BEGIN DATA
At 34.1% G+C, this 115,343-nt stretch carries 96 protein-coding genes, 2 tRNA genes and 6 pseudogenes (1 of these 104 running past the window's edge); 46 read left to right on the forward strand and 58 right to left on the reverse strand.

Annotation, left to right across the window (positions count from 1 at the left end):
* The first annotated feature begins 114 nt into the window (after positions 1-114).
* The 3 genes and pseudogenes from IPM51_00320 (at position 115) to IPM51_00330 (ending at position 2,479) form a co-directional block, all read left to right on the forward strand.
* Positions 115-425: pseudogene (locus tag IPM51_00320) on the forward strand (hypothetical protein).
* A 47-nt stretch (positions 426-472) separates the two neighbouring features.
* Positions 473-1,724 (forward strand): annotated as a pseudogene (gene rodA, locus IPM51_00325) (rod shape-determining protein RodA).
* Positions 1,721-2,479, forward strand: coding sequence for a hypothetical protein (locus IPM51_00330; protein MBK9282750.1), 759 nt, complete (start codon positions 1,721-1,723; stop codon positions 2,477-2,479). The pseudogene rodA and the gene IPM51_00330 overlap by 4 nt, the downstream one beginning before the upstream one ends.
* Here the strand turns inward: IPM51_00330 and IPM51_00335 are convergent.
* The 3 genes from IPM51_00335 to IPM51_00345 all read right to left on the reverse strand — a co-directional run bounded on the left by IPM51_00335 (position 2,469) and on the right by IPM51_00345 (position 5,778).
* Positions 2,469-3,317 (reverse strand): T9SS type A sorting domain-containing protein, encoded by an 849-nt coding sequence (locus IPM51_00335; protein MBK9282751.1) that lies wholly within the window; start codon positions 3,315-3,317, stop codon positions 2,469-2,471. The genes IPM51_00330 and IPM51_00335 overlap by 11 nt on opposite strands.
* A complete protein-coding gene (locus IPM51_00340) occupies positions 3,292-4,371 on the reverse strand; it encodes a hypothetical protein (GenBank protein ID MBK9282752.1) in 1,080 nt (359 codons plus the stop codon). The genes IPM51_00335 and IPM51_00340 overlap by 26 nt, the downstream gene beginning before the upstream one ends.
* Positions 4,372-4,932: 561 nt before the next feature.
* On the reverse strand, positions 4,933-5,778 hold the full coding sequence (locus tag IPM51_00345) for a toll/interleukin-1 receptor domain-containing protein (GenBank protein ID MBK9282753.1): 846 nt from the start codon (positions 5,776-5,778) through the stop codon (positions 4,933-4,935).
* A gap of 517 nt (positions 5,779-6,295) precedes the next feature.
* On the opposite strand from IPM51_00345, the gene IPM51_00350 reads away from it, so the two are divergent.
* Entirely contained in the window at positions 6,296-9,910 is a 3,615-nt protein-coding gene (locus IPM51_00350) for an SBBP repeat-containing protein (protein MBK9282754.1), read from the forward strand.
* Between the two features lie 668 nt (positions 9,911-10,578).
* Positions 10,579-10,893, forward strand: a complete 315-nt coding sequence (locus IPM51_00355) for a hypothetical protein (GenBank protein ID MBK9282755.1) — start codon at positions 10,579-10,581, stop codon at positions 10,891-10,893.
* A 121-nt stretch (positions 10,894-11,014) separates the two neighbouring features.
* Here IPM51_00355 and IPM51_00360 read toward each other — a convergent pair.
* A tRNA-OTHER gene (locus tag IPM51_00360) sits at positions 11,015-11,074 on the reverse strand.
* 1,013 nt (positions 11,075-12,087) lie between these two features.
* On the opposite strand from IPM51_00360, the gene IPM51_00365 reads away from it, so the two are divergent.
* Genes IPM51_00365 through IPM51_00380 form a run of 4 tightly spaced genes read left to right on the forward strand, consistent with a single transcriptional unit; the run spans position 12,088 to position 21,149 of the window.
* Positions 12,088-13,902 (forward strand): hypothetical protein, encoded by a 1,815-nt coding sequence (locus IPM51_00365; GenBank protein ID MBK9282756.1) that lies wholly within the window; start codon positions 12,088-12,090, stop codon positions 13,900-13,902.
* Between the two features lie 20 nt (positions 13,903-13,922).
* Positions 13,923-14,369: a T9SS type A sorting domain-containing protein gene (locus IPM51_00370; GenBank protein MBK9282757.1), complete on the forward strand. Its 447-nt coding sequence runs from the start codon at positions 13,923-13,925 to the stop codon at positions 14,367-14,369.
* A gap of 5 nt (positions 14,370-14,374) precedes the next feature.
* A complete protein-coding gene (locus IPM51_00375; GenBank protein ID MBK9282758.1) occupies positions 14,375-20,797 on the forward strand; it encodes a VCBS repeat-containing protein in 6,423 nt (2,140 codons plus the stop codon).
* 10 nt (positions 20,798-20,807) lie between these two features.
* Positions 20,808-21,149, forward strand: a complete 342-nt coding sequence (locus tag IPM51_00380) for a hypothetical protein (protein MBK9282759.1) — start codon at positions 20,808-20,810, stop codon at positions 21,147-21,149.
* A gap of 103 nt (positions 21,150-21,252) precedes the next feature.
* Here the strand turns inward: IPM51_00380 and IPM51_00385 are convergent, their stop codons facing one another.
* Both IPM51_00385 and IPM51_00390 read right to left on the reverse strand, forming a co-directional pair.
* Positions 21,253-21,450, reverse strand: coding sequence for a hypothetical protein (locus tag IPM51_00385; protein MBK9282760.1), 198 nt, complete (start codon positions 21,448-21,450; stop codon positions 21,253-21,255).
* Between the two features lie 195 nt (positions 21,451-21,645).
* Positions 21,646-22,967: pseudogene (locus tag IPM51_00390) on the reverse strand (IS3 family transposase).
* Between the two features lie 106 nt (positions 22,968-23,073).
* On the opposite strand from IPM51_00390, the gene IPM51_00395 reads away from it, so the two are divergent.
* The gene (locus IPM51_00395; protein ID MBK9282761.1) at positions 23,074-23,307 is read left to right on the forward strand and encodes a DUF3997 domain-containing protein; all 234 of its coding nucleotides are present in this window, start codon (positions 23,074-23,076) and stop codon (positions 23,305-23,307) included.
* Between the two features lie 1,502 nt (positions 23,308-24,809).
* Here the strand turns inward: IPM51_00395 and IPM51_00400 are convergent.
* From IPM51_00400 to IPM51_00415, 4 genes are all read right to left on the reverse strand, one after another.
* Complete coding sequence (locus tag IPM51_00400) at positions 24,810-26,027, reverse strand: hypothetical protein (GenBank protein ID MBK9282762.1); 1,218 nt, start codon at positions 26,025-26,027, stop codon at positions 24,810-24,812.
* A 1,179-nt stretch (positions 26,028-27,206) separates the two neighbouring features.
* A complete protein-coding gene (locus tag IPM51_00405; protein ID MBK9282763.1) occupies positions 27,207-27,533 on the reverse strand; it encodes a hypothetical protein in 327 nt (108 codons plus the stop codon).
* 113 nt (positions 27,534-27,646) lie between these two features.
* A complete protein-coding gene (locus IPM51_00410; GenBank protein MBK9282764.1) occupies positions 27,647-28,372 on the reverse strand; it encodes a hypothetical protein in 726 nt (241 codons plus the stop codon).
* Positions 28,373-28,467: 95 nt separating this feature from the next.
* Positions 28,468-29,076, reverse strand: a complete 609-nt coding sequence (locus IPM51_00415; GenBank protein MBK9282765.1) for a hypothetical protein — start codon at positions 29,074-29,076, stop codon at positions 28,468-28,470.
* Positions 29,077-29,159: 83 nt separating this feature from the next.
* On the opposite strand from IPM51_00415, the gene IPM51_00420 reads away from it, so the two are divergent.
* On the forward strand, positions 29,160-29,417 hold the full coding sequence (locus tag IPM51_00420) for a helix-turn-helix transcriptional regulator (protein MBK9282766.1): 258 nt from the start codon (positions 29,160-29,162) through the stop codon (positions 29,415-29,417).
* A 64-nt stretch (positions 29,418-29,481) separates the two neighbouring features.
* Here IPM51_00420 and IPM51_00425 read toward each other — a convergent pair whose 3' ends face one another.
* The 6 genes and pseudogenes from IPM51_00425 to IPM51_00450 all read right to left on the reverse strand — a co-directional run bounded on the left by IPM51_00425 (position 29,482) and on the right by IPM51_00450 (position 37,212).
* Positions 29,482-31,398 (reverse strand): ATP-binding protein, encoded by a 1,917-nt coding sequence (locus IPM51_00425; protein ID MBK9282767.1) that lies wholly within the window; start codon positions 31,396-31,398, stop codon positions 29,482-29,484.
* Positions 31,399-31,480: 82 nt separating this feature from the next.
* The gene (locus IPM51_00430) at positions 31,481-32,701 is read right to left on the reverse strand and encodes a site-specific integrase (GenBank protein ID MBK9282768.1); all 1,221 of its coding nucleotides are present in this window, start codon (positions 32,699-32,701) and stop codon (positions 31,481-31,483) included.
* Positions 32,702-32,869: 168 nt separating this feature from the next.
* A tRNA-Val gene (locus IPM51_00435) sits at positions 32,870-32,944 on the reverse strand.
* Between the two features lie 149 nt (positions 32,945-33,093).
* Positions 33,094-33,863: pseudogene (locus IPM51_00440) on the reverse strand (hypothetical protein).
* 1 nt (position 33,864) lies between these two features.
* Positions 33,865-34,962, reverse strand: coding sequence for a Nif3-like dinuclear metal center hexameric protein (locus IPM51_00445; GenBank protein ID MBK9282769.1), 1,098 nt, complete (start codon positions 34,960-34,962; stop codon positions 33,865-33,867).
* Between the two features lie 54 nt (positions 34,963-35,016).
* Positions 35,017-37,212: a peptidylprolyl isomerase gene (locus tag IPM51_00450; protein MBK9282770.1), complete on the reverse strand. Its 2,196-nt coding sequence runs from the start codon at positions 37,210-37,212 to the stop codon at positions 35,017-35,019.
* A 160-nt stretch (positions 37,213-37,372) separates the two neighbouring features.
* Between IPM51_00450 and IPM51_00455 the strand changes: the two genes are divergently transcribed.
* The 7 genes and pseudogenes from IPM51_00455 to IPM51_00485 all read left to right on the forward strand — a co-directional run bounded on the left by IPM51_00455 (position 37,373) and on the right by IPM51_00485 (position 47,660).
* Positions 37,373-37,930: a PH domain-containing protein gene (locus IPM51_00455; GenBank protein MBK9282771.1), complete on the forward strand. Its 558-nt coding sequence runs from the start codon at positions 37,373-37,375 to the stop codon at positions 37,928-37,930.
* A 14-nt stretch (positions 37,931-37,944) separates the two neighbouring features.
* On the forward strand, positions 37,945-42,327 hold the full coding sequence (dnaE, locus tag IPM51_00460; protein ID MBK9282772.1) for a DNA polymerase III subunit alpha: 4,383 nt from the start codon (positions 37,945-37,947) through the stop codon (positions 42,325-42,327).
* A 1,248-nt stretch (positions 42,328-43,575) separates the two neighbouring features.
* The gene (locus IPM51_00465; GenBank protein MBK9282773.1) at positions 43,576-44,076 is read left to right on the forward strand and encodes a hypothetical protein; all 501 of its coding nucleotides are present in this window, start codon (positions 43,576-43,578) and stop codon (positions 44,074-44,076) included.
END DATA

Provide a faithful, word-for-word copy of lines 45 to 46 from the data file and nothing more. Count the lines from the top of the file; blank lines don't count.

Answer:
* Complete coding sequence (locus tag IPM51_00400) at positions 24,810-26,027, reverse strand: hypothetical protein (GenBank protein ID MBK9282762.1); 1,218 nt, start codon at positions 26,025-26,027, stop codon at positions 24,810-24,812.
* A 1,179-nt stretch (positions 26,028-27,206) separates the two neighbouring features.